ABSTRACT: We recently reported that short-term treatment with liraglutide (20.0 ± 6.4 days) reduced body weight and improved some scales of eating behavior in Japanese type 2 diabetes inpatients. However, it remained uncertain whether such liraglutide-induced improvement is maintained after discharge from the hospital. The aim of the present study was to determine the long-term effects of liraglutide on body weight, glycemic control, and eating behavior in Japanese obese type 2 diabetics. Patients with obesity (body mass index (BMI) >25 kg/m2) and type 2 diabetes were hospitalized at Osaka University Hospital between November 2010 and December 2011. BMI and glycated hemoglobin (HbA1c) were examined on admission, at discharge and at 1, 3, and 6 months after discharge. For the liraglutide group (BMI; 31.3 ± 5.3 kg/m2, n = 29), patients were introduced to liraglutide after correction of hyperglycemic by insulin or oral glucose-lowering drugs and maintained on liraglutide after discharge. Eating behavior was assessed in patients treated with liraglutide using The Guideline For Obesity questionnaire issued by the Japan Society for the Study of Obesity, at admission, discharge, 3 and 6 months after discharge. For the insulin group (BMI; 29.1 ± 3.0 kg/m2, n = 28), each patient was treated with insulin during hospitalization and glycemic control maintained by insulin after discharge. Liraglutide induced significant and persistent weight loss from admission up to 6 months after discharge, while no change in body weight after discharge was noted in the insulin group. Liraglutide produced significant improvements in all major scores of eating behavior questionnaire items and such effect was maintained at 6 months after discharge. Weight loss correlated significantly with the decrease in scores for recognition of weight and constitution, sense of hunger, and eating style. Liraglutide produced meaningful long-term weight loss and significantly improved eating behavior in obese Japanese patients with type 2 diabetes.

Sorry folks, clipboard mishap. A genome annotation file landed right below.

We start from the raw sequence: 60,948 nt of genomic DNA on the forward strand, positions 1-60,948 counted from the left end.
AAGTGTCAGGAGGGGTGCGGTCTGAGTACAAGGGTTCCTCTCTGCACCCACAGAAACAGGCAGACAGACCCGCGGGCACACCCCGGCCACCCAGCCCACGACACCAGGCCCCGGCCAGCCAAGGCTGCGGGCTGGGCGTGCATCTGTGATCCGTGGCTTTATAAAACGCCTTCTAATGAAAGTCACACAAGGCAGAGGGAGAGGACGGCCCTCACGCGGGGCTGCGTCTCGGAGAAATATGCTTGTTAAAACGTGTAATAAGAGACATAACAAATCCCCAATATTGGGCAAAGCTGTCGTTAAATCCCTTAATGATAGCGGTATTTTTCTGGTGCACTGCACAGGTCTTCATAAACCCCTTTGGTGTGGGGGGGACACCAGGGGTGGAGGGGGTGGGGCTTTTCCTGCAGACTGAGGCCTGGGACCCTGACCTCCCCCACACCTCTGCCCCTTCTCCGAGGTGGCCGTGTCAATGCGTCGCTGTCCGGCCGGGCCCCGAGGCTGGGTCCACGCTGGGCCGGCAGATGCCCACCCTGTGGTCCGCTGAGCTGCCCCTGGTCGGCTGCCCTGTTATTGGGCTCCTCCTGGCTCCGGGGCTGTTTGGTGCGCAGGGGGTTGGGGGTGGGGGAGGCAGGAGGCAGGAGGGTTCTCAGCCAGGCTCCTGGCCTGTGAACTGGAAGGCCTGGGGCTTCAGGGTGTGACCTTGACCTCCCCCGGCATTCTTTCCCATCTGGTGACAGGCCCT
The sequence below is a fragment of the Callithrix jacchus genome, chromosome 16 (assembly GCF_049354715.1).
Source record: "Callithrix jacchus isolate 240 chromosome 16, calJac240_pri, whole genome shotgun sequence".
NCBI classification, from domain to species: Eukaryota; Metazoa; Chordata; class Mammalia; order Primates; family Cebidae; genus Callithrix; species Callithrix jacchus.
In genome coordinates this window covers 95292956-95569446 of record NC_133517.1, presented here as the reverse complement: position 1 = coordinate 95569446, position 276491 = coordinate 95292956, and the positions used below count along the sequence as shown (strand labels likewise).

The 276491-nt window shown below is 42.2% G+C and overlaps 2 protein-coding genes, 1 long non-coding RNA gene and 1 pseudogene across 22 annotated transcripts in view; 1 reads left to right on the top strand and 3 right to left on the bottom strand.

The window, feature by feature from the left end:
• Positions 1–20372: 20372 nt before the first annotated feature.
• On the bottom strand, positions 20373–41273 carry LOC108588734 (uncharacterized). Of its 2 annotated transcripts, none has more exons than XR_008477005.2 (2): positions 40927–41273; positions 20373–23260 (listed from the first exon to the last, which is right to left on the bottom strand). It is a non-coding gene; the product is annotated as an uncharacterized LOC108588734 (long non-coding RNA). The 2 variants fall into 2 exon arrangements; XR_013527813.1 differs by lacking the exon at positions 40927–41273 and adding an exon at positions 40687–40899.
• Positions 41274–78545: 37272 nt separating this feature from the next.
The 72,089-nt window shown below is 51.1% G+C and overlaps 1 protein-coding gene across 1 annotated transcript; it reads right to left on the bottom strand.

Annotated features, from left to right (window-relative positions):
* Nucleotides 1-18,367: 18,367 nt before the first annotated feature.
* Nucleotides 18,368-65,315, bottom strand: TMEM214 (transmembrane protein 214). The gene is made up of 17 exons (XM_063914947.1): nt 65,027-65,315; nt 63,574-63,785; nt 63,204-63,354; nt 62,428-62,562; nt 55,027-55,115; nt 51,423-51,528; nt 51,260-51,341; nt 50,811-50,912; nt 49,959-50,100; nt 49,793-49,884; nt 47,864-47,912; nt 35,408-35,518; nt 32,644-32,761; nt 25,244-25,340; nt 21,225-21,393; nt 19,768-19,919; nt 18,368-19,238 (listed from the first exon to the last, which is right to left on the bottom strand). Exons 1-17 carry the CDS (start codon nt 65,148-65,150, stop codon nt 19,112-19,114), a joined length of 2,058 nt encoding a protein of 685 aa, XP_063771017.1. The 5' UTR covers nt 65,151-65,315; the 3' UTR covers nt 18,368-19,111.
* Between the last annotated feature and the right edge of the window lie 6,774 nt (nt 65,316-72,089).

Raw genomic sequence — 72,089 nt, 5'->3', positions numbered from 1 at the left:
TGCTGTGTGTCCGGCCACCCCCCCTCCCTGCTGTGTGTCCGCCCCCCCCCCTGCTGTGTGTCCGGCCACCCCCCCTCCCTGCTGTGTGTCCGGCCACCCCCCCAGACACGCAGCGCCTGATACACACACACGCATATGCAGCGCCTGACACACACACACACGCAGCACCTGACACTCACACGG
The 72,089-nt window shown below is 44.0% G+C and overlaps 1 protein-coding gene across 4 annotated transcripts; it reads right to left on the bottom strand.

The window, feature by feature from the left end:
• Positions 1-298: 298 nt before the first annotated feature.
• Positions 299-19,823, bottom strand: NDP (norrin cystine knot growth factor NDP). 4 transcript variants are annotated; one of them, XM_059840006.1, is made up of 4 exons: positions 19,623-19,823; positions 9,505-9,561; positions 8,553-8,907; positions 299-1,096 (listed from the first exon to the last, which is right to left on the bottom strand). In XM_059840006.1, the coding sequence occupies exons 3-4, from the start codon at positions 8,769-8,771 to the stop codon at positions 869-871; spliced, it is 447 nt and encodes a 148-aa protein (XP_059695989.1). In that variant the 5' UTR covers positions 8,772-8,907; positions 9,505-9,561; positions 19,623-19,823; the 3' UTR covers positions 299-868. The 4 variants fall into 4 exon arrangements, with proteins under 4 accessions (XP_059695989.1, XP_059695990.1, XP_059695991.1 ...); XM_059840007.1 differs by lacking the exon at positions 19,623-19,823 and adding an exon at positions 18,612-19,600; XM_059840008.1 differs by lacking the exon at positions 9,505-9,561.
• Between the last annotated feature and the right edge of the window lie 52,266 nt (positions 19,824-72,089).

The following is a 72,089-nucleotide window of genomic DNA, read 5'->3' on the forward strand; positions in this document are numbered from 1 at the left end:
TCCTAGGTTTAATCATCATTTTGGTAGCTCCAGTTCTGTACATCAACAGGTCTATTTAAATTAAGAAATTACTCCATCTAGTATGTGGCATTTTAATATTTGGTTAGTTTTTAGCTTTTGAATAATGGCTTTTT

Cardiovascular Diabetology 09/2012; 11(1):107. DOI:10.1186/1475-2840-11-107 · 3.71 Impact Factor